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Should multistate retailers ‘ban the box’ in all locations?


The ALDO Group, an international retailer of shoes and accessories, has 53 stores in New York. The group was recently targeted by the New York Attorney General’s office for questioning job applicants about their criminal histories despite the state’s 2015 “ban the box” legislation. Stores in New York were using application forms that included a criminal background question, an investigation found, and an ALDO hiring manager allegedly said that candidates with felony records would not be considered.

In a statement, ALDO said the stores in question were using an outdated version of the retailer’s application form without the knowledge of its human resources department. It added that the company hasn’t used criminal background checks for hiring since 2015, and isn’t aware of any New York job applicant being turned down on the basis of criminal history. Nevertheless, the issue led to a $120,000 fine.

The Attorney General’s office has also reached “ban the box” compliance agreements with Bed Bath & Beyond, Big Lots, Party City, and Marshalls.

Of course, New York’s law, like others across the nation, does more than merely ban companies from placing a literal box on their employment applications authorizing the employer to conduct criminal background checks on prospective employees. It also prohibits employers from mentioning criminal background checks in any marketing, advertising, or promotional materials, and prevents employers from asking applicants about their criminal backgrounds until the employer extends a conditional offer of employment to the applicant. Even then, the employer must make an individual assessment of the applicant’s criminal background to determine its relevance to the job, if any, and may only revoke the conditional offer of employment based on the results of the background check in limited circumstances.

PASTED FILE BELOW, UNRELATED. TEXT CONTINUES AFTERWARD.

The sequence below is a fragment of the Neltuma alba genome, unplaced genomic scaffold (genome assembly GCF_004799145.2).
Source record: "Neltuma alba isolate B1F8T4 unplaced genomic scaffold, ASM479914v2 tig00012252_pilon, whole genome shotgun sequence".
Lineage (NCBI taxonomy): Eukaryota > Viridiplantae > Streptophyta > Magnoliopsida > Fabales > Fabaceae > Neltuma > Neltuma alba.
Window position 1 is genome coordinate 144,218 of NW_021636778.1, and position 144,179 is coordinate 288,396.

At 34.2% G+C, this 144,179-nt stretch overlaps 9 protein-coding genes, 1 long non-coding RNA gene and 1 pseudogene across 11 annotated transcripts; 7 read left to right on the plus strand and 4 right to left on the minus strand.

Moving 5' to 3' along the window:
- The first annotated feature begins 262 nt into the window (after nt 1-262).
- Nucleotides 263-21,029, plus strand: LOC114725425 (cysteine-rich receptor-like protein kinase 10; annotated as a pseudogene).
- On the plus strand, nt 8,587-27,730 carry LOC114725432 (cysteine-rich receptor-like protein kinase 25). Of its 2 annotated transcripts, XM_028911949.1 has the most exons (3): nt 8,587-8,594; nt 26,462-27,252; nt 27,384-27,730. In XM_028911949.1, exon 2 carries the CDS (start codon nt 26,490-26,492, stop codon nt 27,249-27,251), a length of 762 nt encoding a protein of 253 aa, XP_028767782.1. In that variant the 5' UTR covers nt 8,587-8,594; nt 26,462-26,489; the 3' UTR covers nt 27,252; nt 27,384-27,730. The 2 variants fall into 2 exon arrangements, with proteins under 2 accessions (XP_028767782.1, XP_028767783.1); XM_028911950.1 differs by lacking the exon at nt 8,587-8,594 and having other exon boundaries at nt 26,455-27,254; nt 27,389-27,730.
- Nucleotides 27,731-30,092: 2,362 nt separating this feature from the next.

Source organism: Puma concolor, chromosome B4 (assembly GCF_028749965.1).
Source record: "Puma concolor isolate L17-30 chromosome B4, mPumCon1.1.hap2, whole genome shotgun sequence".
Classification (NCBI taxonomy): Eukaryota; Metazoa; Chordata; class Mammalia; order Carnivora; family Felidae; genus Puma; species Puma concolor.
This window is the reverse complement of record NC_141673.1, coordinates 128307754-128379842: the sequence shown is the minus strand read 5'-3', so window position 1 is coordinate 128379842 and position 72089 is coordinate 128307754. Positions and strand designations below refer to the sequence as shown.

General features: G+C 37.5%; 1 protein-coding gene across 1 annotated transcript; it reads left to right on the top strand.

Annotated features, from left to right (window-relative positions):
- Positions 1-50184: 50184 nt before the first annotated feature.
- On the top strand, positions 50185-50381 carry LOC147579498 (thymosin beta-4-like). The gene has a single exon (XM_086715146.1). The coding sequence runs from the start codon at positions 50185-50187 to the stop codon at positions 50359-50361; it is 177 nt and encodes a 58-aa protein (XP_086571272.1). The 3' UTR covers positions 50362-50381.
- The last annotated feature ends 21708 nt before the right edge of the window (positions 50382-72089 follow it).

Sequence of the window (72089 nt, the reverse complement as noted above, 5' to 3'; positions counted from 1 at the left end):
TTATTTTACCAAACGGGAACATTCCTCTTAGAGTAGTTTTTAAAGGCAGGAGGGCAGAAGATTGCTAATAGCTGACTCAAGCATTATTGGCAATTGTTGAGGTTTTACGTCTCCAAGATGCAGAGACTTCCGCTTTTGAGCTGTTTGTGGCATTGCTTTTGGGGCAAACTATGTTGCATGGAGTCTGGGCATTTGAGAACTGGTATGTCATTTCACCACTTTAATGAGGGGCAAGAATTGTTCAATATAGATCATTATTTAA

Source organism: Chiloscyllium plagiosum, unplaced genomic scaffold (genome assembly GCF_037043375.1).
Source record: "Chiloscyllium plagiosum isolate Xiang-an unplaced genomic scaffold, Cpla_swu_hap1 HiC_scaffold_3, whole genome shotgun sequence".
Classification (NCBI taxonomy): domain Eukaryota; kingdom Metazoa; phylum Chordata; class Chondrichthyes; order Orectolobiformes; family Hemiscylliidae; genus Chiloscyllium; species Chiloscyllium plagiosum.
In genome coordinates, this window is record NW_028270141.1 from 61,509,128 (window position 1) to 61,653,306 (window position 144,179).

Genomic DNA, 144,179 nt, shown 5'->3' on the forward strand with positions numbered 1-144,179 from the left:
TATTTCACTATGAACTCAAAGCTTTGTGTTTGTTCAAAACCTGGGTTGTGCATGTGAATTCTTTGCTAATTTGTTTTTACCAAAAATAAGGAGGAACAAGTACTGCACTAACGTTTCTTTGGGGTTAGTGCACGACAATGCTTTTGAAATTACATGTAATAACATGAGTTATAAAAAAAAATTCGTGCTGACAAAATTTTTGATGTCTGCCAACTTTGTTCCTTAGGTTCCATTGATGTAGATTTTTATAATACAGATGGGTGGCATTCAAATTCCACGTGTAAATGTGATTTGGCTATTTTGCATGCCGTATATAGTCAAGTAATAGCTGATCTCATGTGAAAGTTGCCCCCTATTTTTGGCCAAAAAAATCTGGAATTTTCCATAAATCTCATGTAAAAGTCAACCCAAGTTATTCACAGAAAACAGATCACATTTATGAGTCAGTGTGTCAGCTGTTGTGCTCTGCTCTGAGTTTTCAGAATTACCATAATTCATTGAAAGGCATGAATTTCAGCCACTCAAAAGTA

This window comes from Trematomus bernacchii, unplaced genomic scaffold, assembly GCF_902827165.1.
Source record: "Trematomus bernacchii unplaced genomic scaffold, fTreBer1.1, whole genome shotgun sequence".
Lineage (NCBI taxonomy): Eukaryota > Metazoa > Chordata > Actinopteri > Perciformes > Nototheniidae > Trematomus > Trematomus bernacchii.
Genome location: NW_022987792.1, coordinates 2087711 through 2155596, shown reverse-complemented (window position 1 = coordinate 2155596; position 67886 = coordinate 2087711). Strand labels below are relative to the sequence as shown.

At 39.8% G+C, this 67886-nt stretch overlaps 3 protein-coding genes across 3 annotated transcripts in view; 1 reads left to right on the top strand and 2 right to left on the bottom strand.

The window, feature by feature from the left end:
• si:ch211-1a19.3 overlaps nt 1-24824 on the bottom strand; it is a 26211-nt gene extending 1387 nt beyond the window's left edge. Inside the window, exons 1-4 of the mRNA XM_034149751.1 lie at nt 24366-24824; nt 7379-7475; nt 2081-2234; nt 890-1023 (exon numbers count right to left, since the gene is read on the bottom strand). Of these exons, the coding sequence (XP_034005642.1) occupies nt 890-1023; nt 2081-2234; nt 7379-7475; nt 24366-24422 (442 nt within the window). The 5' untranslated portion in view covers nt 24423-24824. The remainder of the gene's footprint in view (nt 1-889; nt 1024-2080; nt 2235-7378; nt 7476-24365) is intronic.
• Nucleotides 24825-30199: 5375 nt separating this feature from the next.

According to the New York Law Journal, 31 states and over 150 municipalities have adopted “ban the box” laws, meaning that almost three-quarters of the U.S. population live in a jurisdiction with such a law on the books. Most operate much like New York’s, limiting questions about criminal histories until later in the hiring process to reduce undue stigma against people with criminal backgrounds.

Employers with locations in multiple states may find that some of their locations are subject to “ban the box” laws while others are not. In such a case, employers have two basic options:

  • Adopt “ban the box” for all locations
  • Manage the application process separately for each type of jurisdiction

The second option is more challenging administratively, as it requires a clear understanding of every jurisdiction’s specific requirements. However, it is an option for employers that wish to employ criminal background checks as often as possible.

Employers who choose to adopt “ban the box” restrictions as their overall company policy may need to establish stricter guidelines for their hiring managers. As we saw in the ALDO situation, a single hiring manager violating the policy could result in fines and other enforcement action.

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